Arthur F. Bentley

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Arthur Fisher Bentley (October 16, 1870 in Freeport, Illinois – May 21, 1957 in Paoli, Indiana) was an American political scientist and philosopher who worked in the fields of epistemology, logic and linguistics and who contributed to the development of a behavioral methodology of political science.


He received his Bachelor of Arts in 1892 and his Ph.D. in 1895 from Johns Hopkins University. He was the second person to win the American Humanist Association's Humanist of the Year Award, in 1954.[1] He moved to Paoli, Indiana in 1910 where he lived for the rest of his life.[2]


Bentley held that interactions of groups are the basis of political life, and rejected statist abstractions. In his opinion, group activity determined legislation, administration and adjudication. These ideas of process-based behavioralism later became central to political science. His tenet that "social movements are brought about by group interaction" is a basic feature of contemporary pluralist and interest-group approaches.

His work The Process of Government, published in 1908, had much influence on political science from the 1930s to the 1950s. Although initially not of consequence, it influenced other groups such as the Chicago School who also tried to develop objective, value-free analyses of the political field. This influence is still felt decades on (1983 : Institut d'Etudes Politiques de Grenoble, Mémoire "Décision Groupale et Réalité Démocratique dans The Process of Government", P. Chabal).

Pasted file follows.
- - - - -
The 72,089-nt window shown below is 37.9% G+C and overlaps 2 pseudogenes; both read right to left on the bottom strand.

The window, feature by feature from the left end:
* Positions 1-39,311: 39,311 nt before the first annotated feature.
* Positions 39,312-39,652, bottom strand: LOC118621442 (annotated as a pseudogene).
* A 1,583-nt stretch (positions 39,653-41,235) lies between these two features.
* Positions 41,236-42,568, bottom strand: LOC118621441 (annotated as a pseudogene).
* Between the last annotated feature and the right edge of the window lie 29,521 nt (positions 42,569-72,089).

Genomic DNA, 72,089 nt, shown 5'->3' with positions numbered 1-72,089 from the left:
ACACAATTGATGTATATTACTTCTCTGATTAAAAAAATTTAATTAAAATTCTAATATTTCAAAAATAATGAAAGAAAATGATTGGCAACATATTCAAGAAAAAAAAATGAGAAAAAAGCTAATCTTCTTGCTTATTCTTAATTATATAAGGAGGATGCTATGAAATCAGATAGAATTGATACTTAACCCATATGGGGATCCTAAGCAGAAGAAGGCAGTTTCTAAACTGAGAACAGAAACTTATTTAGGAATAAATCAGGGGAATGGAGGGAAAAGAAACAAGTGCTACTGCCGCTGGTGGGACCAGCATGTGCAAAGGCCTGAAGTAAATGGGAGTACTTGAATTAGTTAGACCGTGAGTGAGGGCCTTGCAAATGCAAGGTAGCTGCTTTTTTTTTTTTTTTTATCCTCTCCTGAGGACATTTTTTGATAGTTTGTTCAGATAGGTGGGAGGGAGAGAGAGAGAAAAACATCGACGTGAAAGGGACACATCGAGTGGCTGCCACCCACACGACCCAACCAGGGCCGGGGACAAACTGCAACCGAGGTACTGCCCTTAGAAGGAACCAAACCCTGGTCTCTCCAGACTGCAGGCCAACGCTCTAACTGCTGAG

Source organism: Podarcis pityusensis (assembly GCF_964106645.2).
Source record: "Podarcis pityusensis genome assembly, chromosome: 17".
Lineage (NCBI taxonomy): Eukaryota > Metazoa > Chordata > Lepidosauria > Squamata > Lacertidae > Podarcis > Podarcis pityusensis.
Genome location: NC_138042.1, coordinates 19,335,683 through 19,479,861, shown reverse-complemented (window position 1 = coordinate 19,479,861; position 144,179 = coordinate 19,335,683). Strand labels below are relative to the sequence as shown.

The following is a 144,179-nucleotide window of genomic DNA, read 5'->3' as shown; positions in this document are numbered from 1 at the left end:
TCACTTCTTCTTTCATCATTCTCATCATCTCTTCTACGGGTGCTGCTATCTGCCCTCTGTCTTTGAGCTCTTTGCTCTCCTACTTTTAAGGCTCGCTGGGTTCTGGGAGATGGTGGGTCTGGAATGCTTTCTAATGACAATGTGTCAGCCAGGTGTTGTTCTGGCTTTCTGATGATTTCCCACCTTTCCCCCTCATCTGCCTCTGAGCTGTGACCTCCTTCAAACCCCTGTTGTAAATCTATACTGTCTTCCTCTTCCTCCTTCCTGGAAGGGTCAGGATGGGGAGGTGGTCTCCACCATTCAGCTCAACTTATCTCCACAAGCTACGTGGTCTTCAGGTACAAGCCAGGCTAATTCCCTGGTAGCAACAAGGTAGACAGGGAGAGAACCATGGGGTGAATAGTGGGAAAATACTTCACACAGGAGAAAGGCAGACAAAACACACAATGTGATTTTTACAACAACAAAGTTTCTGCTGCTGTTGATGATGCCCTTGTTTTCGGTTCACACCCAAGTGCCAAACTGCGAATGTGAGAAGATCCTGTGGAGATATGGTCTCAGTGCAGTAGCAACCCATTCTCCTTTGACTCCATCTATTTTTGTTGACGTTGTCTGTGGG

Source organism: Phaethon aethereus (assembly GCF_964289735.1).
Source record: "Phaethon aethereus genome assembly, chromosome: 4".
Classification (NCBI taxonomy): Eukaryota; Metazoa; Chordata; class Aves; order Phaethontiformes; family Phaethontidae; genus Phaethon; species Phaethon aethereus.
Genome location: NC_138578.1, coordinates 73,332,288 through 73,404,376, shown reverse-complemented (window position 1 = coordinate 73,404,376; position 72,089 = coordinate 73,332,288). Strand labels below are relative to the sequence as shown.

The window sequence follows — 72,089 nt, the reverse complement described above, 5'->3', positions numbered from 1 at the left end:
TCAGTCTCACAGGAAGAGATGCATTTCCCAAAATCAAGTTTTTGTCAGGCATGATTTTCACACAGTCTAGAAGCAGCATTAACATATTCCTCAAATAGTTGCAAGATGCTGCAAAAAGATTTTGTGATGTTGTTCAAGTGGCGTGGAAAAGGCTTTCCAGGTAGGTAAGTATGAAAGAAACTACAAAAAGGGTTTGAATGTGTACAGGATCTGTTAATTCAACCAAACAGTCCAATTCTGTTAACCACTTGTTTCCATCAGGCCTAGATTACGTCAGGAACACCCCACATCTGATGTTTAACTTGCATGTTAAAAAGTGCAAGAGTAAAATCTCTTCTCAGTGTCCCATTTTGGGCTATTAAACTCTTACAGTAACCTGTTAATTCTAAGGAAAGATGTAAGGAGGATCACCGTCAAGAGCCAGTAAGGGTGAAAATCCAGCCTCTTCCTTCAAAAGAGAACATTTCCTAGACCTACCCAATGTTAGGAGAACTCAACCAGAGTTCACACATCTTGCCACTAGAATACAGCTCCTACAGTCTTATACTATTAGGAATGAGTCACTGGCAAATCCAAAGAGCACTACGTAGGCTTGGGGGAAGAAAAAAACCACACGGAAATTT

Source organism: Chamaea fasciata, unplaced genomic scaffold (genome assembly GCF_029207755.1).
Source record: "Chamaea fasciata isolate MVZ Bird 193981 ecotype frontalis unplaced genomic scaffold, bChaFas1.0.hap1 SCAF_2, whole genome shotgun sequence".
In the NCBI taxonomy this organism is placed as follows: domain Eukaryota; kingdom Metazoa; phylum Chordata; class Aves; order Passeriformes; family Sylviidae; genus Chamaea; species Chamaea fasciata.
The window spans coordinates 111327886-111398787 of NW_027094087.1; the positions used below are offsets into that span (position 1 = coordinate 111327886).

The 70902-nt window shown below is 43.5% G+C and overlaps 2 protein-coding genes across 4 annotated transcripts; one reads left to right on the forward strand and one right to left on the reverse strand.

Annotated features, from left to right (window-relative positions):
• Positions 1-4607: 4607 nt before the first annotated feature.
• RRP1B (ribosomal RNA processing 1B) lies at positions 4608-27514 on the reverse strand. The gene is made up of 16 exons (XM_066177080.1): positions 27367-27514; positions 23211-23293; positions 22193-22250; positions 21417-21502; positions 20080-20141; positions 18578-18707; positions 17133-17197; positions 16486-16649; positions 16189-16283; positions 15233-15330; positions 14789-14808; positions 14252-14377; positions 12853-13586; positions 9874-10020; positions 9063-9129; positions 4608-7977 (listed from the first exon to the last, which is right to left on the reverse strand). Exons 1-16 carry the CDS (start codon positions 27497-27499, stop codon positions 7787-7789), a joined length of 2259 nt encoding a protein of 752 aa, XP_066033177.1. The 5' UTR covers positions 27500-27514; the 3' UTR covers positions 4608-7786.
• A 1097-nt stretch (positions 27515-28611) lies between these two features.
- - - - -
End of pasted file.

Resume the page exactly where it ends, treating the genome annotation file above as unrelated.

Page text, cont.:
His paper "The Human Skin: Philosophy's Last Line of Defense" (1941) was published in Philosophy of Science 8 (1941): 1-19. and is available from the Mead Project at Brock University [3]

In 1949, he co-authored Knowing and the Known, a series of papers on epistemology, with John Dewey.


  • The Condition of the Western Farmer as Illustrated by the Economic History of a Nebraska Township (1893). Baltimore: Johns Hopkins Press.
  • The Process of Government: A Study of Social Pressures (1908). Chicago: University of Chicago Press.[4]
  • Relativity In Man And Society (1926). New York: G.P. Putnam's Sons.
  • Linguistic Analysis of Mathematics (1932). Bloomington, Indiana: The Principia Press.
  • Behavior, Knowledge, Fact (1935). Bloomington, Indiana: The Principia Press.
  • (with John Dewey) Knowing and the Known (1949). Boston: The Beacon Press.
  • Inquiry Into Inquiries: Essays in Social Theory (1954). Boston: The Beacon Press.


  1. ^ "Humanists of the Year". Humanist Network News. American Humanist Association. Retrieved October 16, 2013.
  2. ^ Retrieved 2014-11-13.
  3. ^
  4. ^ Lemann, Nicholas (August 11, 2008). "Conflict of Interests". The New Yorker. Retrieved Aug 15, 2011.

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